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Edward Tronick

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Edward Tronick
EducationCornell University (BS, MS)
University of Wisconsin (PhD)
OccupationDevelopmental psychologist

Edward Tronick is an American developmental psychologist best known for his studies of infants,[1] carried out in 1970s, showing that when the connection between an infant and caregiver is broken, the infant tries to engage the caregiver, and then, if there is no response, the infant pulls back – first physically and then emotionally.[2] He is a Director of Child Development Unit and Distinguished Professor at the University of Massachusetts Boston. He is a research associate in Newborn Medicine, a lecturer at Harvard Medical School, an associate professor at both the Graduate School of Education and the School of Public Health at Harvard. He is a member of the Boston Psychoanalytic Society and Institute, a past member of the Boston 'Process of Change' Group and a Founder and faculty member of the Touchpoints program. His research is funded by NICHD and NSF. Dr. Tronick along with Dr. Kristie Brandt founded the Infant-Parent Mental Health Postgraduate Certificate program Archived June 21, 2019, at the Wayback Machine. Fellows spent 12 interactive, intensive 3-day weekends meeting every other month at the University of Massachusetts' Boston Campus, to learn first hand from world luminaries and program faculty as well as each other. The program prepares professionals from multi-disciplinary backgrounds for certification in infant –family and early childhood mental health specialists.


Tronick received a Bachelor of Science in 1964 and a Master of Science in comparative psychology and perception in 1965 from Cornell University. He received a Doctor of Philosophy in developmental psychology and neurophysiology from the University of Wisconsin in 1968.[3]


Examining newborns and infants up to two months old, together with T. Berry Brazelton, when the latter was working on his Neonatal Behavioral Assessment Scale (NBAS), Tronick made several experiments, the most notable among which was "The Still Face Experiment".[4] Recent studies have found that four-month-old infants, when re-exposed to the Still Face two weeks after the first time, show rapid physiological changes that were not present when they were exposed to it the first time.[1]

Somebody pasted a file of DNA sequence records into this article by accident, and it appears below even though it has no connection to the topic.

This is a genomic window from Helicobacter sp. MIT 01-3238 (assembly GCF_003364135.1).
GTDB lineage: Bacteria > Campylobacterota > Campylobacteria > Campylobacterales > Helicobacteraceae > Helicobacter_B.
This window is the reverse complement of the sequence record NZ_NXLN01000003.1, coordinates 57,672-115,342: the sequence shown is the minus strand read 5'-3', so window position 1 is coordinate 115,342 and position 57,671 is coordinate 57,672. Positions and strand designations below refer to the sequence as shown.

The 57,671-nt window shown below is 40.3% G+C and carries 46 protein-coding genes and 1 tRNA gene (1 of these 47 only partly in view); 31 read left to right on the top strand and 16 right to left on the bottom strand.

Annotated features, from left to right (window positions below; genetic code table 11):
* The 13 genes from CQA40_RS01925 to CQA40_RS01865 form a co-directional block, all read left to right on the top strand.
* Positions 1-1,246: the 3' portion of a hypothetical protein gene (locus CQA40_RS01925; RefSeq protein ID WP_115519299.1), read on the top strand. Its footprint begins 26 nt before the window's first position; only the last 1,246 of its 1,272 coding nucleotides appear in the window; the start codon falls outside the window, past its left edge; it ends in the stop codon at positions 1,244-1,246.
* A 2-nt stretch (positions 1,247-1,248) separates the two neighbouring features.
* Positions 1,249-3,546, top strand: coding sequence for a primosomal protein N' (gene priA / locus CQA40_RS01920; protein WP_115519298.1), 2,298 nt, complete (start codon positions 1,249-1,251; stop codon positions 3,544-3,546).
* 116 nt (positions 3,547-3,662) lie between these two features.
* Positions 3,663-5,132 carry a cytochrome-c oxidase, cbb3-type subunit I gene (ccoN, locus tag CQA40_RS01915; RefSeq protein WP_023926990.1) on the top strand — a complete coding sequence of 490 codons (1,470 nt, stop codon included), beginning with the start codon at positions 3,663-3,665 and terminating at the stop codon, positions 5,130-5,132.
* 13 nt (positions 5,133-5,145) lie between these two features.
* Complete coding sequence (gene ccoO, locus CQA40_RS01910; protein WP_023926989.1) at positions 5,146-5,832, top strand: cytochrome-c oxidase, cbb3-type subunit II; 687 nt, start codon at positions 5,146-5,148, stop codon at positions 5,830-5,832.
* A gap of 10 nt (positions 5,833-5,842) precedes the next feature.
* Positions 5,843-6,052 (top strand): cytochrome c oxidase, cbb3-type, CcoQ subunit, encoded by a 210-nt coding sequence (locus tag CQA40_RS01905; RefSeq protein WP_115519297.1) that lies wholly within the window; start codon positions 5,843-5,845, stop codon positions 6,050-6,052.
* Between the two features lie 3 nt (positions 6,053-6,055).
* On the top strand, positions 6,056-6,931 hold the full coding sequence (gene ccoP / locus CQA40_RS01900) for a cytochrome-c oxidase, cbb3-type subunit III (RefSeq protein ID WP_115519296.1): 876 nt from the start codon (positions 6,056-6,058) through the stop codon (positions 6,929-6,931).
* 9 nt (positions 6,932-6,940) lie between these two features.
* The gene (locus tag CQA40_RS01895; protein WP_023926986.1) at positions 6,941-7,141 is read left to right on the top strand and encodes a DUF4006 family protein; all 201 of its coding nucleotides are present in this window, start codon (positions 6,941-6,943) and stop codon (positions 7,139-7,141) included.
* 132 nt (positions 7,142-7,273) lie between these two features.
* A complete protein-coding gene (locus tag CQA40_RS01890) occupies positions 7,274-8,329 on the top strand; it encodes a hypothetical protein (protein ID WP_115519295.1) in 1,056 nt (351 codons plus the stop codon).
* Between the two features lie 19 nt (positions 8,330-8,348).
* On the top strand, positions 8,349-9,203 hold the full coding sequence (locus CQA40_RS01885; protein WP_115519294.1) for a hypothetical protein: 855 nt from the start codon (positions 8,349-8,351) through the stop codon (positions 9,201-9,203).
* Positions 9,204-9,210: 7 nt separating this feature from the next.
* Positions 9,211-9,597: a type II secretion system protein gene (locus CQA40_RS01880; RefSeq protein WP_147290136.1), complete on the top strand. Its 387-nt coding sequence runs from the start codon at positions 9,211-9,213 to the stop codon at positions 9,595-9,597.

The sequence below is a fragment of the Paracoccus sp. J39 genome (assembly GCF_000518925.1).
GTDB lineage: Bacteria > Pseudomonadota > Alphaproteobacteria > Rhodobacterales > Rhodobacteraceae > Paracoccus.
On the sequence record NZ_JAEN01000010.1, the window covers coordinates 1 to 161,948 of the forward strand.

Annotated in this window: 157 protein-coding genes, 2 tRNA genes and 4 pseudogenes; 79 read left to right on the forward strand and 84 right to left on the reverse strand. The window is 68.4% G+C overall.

In media[edit]

He has appeared on national radio and television programs.

Selected publications[edit]

He has published more than 200 scientific articles and 4 books.

  • 2007 'The Neurobehavioral and Social-emotional Development of Infants and Children', W. W. Norton & Company, 571 pp, ISBN 9780393705171[5]


  1. ^ a b Effects of child abuse can last a lifetime: Watch the ‘still face’ experiment to see why, Washington Post, September 16, 2013
  2. ^ Trusting Relationships Are Central to Children's Learning – Lessons From Edward Tronick, Huffington Post, January 31, 2011
  3. ^ "Tronick cv 1 11.pdf" (PDF). Creating Connections. August 3, 2011. Archived from the original (PDF) on May 17, 2018. Retrieved January 31, 2023.
  4. ^ "The Video That Changed My Life (The Still Face Experiment) | David Puder". davidpuder.com. Archived from the original on March 14, 2016.
  5. ^ Reebye, P. (2009). "The Neurobehavioral and Social-Emotional Development of Infants and Children Ed Tronick, W. W. Norton & Company: New York, NY, 2007. 571 pp, CA $68.00". J Can Acad Child Adolesc Psychiatry. 18 (3): 263–264. PMC 2732737.

External links[edit]